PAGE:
China has often been presented as the last great unknown in the world of cinema. Vastly different cultures, customs, and histories clash conspicuously with Western interpretations of life in the Far East. Although the country’s modernised communist state has evolved radically since the days of Mao Zedong and his little red book, there is no denying that China’s social problems have persisted well into the 21st century. Starting a successful “Hollywood-esque” film industry that produces eye-popping action flicks and bizarrely introduces additional Chinese scenes from American-made movies is just one example of the modernising effort that the state’s politburo are trying to cultivate. However, for all its ideals and glory there still lies a more subtle, hidden nation. One that is as harsh as it is ugly, and fortunately for the ruling party, is poorly marketed towards audiences in the West. Not One Less stands proudly as a tribute to this secret, poverty-ridden China, depicting a tale of good overcoming the gigantic odds of a far larger, more modern nation than we as Westerners are used to seeing on our screens.
The story is set in the humble village of Shuiquan, far out into the barren deserts of Northern China, where 13-year-old Wei Minzhi; a fresh-faced, newly trained substitute teacher, has arrived to safeguard the few children that remain at the local school. Wei is told by the regular teacher that ten children have already left the village to find work. He does not wish to lose anymore and so promises Wei a reward of 10 yuan (£1 and 4 pence) if she manages to keep his class together for one month until he returns. Immediately we see Wei struggle with controlling her class of ten-year-old terrors as they soon learn that she has no actual training as a teacher or presence of authority. After several days of battling with her pupils one troublemaker, Zhang, flees the village to look for work in the nearby city. Determined to make sure Zhang receives a proper education (as well as claim her hefty bonus) Wei enlists her class to help her raise the money she needs for a bus fare to search for Zhang and bring him back.
Already you may feel this clash of motivations in our main character’s efforts to find her missing student slightly disturbing. Money is indeed a heavy presence felt throughout the film but this is not due to any visual displays of wealthy abundance or scenes of the poor fighting the rich. In fact, it’s quite the opposite. The sheer lack of money that all of the characters endure and their melancholic acceptance of the situation is striking to see. The village Wei teaches in is so poor that her school can only afford one piece of chalk for the board each day. The local mayor refuses to give Wei bus fare due to the fact that the village simply cannot afford it. We as an audience are constantly at odds with this unknown world within China and some may even struggle to contemplate the poverty here on display. Director Zhang Yimou shoots the film with a hand-held approach, bringing a further element of authenticity to the story whilst we follow Wei’s struggle to earn enough money to find Zhang. Once she finally arrives in the city the world on-screen couldn’t be further away from the quiet, docile life of the village. Cramped streets packed to the brim with people, never-ending alleyways drenched with litter, concrete tower blocks jutting out from the polluted ground; the needle in a haystack metaphor seems all the more appropriate when we watch Wei desperately search for Zhang. It is with relief then that Wei never succumbs to this new world of sin, debauchery, and steel-enforced concrete, and keeps her focus solely on making sure her missing ten-year-old student is safe.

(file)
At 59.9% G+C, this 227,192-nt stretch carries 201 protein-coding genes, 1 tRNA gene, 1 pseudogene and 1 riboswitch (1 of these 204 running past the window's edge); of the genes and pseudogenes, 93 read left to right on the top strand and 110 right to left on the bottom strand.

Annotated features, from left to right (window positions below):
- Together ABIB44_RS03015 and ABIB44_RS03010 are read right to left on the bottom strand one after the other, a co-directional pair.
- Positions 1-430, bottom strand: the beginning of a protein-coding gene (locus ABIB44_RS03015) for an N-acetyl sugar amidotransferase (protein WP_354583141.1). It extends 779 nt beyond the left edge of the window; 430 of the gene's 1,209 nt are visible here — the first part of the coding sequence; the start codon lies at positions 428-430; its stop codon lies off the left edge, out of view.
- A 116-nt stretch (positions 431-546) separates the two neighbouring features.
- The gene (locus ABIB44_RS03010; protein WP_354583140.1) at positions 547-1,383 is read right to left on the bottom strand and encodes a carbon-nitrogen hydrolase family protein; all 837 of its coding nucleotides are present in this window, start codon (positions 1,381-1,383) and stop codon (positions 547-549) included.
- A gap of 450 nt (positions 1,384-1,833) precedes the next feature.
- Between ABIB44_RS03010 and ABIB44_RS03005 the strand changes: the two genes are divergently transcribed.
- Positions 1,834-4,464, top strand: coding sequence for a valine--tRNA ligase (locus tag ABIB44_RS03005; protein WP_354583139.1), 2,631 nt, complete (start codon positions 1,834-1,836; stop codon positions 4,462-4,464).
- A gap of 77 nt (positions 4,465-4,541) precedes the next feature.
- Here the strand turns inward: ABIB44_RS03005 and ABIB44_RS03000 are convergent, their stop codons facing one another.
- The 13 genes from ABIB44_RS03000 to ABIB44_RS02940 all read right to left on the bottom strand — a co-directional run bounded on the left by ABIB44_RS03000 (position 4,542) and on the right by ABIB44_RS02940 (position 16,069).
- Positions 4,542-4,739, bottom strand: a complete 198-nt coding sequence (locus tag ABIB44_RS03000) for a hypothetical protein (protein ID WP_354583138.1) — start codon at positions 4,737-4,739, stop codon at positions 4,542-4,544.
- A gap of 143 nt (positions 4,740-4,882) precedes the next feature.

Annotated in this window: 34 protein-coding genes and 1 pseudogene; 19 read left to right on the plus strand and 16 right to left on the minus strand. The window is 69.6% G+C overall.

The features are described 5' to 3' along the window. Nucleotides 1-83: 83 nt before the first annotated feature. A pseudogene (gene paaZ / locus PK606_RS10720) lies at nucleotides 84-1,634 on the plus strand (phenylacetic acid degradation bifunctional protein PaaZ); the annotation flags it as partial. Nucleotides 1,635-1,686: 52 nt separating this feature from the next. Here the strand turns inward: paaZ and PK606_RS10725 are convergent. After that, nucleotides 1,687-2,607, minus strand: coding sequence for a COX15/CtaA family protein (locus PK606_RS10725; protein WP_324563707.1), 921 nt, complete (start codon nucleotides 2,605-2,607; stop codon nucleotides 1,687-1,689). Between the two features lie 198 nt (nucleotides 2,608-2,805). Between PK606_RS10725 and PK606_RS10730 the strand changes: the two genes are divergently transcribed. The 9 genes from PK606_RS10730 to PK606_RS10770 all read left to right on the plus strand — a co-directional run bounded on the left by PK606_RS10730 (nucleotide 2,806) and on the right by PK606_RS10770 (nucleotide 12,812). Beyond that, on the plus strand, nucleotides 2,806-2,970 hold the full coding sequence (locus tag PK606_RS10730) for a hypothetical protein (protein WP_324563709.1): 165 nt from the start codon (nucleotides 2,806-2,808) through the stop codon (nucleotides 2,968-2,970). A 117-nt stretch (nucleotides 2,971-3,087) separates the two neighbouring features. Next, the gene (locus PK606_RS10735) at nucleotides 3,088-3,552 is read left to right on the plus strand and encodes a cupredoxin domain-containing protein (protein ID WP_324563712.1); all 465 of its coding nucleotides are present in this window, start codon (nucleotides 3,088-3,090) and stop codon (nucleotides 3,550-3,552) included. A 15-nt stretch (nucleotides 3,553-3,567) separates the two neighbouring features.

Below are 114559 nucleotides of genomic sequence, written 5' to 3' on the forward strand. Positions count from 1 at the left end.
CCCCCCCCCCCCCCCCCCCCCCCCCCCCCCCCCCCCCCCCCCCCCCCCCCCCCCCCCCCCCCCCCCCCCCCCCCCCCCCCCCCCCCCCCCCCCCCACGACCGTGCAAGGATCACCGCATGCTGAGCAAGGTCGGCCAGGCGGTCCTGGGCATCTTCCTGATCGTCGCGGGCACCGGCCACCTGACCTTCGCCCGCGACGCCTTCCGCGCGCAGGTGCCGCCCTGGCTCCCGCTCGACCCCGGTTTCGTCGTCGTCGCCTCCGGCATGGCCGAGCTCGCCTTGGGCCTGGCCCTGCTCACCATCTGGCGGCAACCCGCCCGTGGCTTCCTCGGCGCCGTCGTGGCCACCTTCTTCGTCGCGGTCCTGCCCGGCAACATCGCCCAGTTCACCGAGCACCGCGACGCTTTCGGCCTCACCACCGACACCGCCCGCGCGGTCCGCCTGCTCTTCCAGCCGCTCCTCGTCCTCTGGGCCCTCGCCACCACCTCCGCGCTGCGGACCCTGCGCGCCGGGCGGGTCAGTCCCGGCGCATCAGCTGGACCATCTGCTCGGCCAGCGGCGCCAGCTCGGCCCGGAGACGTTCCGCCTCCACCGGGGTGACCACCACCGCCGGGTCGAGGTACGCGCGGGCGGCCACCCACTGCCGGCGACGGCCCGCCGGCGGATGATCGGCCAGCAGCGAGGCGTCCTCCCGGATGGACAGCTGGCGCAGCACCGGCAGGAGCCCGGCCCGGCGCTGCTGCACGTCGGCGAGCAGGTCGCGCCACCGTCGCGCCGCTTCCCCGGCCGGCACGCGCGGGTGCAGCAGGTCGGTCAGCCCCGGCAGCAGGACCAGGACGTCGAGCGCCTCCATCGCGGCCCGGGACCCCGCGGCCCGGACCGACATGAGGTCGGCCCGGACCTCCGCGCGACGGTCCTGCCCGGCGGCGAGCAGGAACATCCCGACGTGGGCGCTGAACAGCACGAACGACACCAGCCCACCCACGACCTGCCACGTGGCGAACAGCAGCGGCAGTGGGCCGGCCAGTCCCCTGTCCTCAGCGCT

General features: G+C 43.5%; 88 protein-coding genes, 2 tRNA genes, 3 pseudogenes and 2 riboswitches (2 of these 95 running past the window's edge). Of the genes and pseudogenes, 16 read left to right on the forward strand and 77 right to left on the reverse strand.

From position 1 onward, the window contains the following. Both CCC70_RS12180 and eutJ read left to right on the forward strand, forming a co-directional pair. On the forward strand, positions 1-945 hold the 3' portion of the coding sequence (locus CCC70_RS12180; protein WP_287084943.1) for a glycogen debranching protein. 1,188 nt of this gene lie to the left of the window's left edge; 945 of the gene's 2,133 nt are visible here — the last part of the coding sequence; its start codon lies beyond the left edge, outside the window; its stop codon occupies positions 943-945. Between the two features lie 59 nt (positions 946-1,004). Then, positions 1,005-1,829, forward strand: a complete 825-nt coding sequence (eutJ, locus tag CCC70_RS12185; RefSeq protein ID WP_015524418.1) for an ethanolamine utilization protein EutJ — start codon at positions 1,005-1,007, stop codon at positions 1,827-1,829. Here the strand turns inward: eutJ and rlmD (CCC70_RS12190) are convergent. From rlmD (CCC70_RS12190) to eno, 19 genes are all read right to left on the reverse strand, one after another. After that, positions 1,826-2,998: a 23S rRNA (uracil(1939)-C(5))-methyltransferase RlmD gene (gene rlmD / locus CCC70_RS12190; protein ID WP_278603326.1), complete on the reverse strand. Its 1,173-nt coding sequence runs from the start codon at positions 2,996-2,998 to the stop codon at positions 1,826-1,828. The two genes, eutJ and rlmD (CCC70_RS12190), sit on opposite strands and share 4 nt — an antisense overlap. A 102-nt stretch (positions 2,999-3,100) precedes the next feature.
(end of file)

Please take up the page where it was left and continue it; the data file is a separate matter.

China can indeed be a mystery to the eyes of a foreigner. A huge nation controlled ruthlessly by a single party which promotes all levels of Marxism whilst also embracing the ever-grinning smile of the Ronald McDonald clown. Wei’s world is a fishbowl within an even bigger bubble, as her struggle to adapt to the intensity of Chinese city life quickly turns into a touching melodrama. Director Yimou utilises the raw efforts and strengths of inexperienced actors and hires several locals from the village he shot the film to star as characters. Wei’s performance is remarkably reserved for such a young first-time actor. Especially when considering the emotional onslaught she goes through once she arrives in the city. The state itself is the real centerpiece of the action, displaying all the wonders and horrors of the Chinese way of the life we have come to hear about in the form of whispers and disturbing news reports. The disparity between rural and urban societies is appalling even for the late 20th century and Wei’s struggle to find her missing pupil is looked upon with more disdain than compassion from the local inhabitants. It would seem that in such a large and ever-growing nation the spirit of human kindness can be buried beneath the steel visions of China’s current leaders, despite the intentions Mao Zedong had for his people. What makes Not One Less standout, apart from acting as a stark window into modern China’s societal problems, is its message that compassion and love have a far greater reach and effect in this world than any political ideology could hope to attain for the next.